As I type this I have $152 credit sitting in my food budget kitty. I find that on average I probably only need $40/week but I like the buffer of giving myself an extra $10. On this amount, I STILL waste food. Although the amount has reduced, and I still find that my cupboards are bursting. This is what works for me. If you have a big family that includes active, hungry teenagers you might find that $50 is not enough. But why not challenge yourself to use up what is in your pantry by sticking to $50 a week for at least a week and just see how it goes? Even if you reduce your overall consumption you will still be ahead.
I find the first step in this challenge is recognizing you have a lot of food already. When you are conscious of it, you will see that abundance is everywhere and, for most middle-class Australians at least, you are not going to starve. (Yes, I am aware that many people are starving in the world and there is a serious homelessness problem in Australia.) Functionally, you can start this by cleaning out your cupboards and doing an inventory.
I am a busy working mother with kids and a writing addiction (read, I am lazy at housework). Ideally to do today’s challenge you could take out ALLyour food from your fridge and cupboard, rearrange nicely and do up an itemized spreadsheet that includes the full cost of all items. You could even put things into nice Tupperware containers. If you plan to spring clean anyway you might find this liberating.
I won’t be doing this. Instead, I have just cleaned out one shelf in my cupboard. I removed all the food, wrote a list of what is in there, made a guestimate as to costs, and put it back in (neatly). I haven’t done it (yet), but I plan to stick list to the pantry door. I will then make a conscious effort to use up what is on that shelf.If I don’t have the energy, I will just assign $2.50 to each item – so if there are 20 items, the approximate cost would be $50 worth of stuff. That’s one weeks’ worth of groceries right there!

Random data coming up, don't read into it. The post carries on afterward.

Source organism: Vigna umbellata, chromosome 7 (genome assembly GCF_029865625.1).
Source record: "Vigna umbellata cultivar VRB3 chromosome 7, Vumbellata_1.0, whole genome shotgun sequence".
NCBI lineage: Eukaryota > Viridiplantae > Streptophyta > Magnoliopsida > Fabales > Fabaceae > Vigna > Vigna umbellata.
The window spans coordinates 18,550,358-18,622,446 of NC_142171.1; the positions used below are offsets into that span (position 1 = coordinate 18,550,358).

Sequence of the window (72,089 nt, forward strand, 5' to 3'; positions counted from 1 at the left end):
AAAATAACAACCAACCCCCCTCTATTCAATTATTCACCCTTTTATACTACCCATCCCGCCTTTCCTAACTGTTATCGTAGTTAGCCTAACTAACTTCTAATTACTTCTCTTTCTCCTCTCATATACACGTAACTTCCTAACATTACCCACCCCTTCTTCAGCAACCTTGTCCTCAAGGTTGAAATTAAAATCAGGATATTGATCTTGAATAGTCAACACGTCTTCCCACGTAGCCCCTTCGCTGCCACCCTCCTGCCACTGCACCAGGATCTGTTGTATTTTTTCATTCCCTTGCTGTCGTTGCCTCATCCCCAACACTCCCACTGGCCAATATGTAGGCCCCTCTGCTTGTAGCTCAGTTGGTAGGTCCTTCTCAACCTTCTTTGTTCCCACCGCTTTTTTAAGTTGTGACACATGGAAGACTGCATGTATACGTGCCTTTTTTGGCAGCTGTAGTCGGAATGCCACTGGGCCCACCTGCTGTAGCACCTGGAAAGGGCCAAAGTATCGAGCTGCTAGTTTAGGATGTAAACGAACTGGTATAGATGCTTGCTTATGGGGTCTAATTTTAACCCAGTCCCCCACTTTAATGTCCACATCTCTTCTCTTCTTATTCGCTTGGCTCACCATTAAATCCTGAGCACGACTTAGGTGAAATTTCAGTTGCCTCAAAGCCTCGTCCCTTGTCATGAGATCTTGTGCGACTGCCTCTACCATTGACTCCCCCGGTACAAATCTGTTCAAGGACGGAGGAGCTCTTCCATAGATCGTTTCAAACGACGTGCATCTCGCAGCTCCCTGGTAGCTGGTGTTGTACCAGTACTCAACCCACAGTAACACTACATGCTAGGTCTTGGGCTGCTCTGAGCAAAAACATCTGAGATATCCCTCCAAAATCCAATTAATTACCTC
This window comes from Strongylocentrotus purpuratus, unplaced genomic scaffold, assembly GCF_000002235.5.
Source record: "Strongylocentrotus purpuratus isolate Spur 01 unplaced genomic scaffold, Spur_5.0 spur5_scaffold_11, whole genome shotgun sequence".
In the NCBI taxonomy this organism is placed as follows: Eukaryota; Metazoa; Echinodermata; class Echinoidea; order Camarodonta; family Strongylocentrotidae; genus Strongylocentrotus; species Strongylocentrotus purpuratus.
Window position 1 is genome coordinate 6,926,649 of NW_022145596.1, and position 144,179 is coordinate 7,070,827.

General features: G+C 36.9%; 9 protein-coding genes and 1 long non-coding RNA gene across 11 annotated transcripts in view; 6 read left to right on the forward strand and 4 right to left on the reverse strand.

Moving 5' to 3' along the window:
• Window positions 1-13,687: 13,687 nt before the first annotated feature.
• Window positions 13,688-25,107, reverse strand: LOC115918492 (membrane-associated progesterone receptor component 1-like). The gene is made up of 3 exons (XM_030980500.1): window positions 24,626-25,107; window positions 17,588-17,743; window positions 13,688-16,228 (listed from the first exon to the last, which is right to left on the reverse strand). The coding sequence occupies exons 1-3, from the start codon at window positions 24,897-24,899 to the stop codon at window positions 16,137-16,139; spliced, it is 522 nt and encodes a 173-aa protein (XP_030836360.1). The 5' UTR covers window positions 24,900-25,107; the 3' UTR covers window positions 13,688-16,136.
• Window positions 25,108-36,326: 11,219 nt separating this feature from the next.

Based on my shelf (above), this is my rough guestimate of the value:
|Maria biscuits – ALDI||0.8|
|Cake decorations set||10|
|Dried fungus (new)||2.3|
|Black fungus dried (part)||0.5|
|Lasagne sheets – ALDI||1.5|
|cous cous – wholemeal||1|
|Campbell’s country ladle soup||1.5|
|Currants – half pack||1|
|Arborio rice Aldi||2.49|
|Leggo’s pizza sauce 400g||2|
|Taiwanese brown sugar||1|
|Caramel pour (ALDI bought in error)||1.8|
|Dried feverfew flowers – garden, free||0|
|Indian nibblie things||0.5|
|Piallago Estate plum jam||6|
|5 very nice sauces/jams gifted by boyfriend’s friend||36|
|cranberries half pack||0.7|
|Peanut butter x 3 (half each)||4|
|Vegemite, 455g nearly full||5|
|Japanese sprinkle things||1|
|185g Ocean Rise ALDI tuna||1.8|
|2 packets oats sensations||0.4|
|Honey x3 half jars||2|
|Very old thing of apple sauce||0.3|
If you don’t know the value, estimate it. If you really don’t want to estimate it, assign a nominal value (e.g. $2) to each item. You would be surprised at how the little things add up.
Your challenge for today is to clean out your cupboards in preparation for the challenge. Don’t stress about doing it perfectly – start with one shelf. Or if you don’t have time, identify a few random items you have had for a while that you need to use up. And make sure you tell us about it on the Frugal Dare to Millionaire Facebook group.
I’m in awe of your $50 a week grocery spend. We’re spending closer to $100 a week for two adults and one hungry toddler even during weeks when I just pick up fresh food to supplement the pantry staples.
I cracked it a month or so ago looking at our fridge and pantry. On the one hand I’d go shopping because ‘there was nothing to eat in the house’ on the other hand, when I was putting the groceries away, I could barely fit them in given all of the food already there. I’ve been working to eat through what’s there, but it hasn’t made much of a dent on how much we’re spending on food.
I know that dilemma about feeling like there was ‘nothing to eat’ yet you have a lot of food! My ex husband used to complain there was ‘nothing to eat’ even though the fridge was full. I guess have of the problem is that it is sometimes difficult to visualize how to use stuff up. And the more you have, the more choices you have about what to cook and it gets overwhelming. When you don’t have much in the fridge (or freezer) it forces you to be more creative. It takes time to rechange your mind into believing that you won’t actually starve.